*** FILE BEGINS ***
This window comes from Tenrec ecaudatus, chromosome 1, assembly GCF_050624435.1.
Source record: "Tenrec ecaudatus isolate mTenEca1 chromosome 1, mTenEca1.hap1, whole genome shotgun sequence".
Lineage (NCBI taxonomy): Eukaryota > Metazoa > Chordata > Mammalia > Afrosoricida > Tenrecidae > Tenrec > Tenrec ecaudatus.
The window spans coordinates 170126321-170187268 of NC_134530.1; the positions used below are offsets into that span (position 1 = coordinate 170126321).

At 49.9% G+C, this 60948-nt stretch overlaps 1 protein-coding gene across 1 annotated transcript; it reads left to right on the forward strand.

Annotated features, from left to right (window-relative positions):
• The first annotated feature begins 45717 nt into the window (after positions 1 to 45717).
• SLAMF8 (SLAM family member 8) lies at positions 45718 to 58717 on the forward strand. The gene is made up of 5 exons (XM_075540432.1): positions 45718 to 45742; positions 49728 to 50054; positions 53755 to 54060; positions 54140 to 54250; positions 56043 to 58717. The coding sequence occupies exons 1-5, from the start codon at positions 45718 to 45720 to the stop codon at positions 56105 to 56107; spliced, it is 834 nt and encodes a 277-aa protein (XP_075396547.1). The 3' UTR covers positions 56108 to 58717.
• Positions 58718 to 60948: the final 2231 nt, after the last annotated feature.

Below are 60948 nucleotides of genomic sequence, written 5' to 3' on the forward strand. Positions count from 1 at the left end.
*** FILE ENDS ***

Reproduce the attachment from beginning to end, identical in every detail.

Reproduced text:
This window comes from Tenrec ecaudatus, chromosome 1, assembly GCF_050624435.1.
Source record: "Tenrec ecaudatus isolate mTenEca1 chromosome 1, mTenEca1.hap1, whole genome shotgun sequence".
Lineage (NCBI taxonomy): Eukaryota > Metazoa > Chordata > Mammalia > Afrosoricida > Tenrecidae > Tenrec > Tenrec ecaudatus.
The window spans coordinates 170126321-170187268 of NC_134530.1; the positions used below are offsets into that span (position 1 = coordinate 170126321).

At 49.9% G+C, this 60948-nt stretch overlaps 1 protein-coding gene across 1 annotated transcript; it reads left to right on the forward strand.

Annotated features, from left to right (window-relative positions):
• The first annotated feature begins 45717 nt into the window (after positions 1 to 45717).
• SLAMF8 (SLAM family member 8) lies at positions 45718 to 58717 on the forward strand. The gene is made up of 5 exons (XM_075540432.1): positions 45718 to 45742; positions 49728 to 50054; positions 53755 to 54060; positions 54140 to 54250; positions 56043 to 58717. The coding sequence occupies exons 1-5, from the start codon at positions 45718 to 45720 to the stop codon at positions 56105 to 56107; spliced, it is 834 nt and encodes a 277-aa protein (XP_075396547.1). The 3' UTR covers positions 56108 to 58717.
• Positions 58718 to 60948: the final 2231 nt, after the last annotated feature.

Below are 60948 nucleotides of genomic sequence, written 5' to 3' on the forward strand. Positions count from 1 at the left end.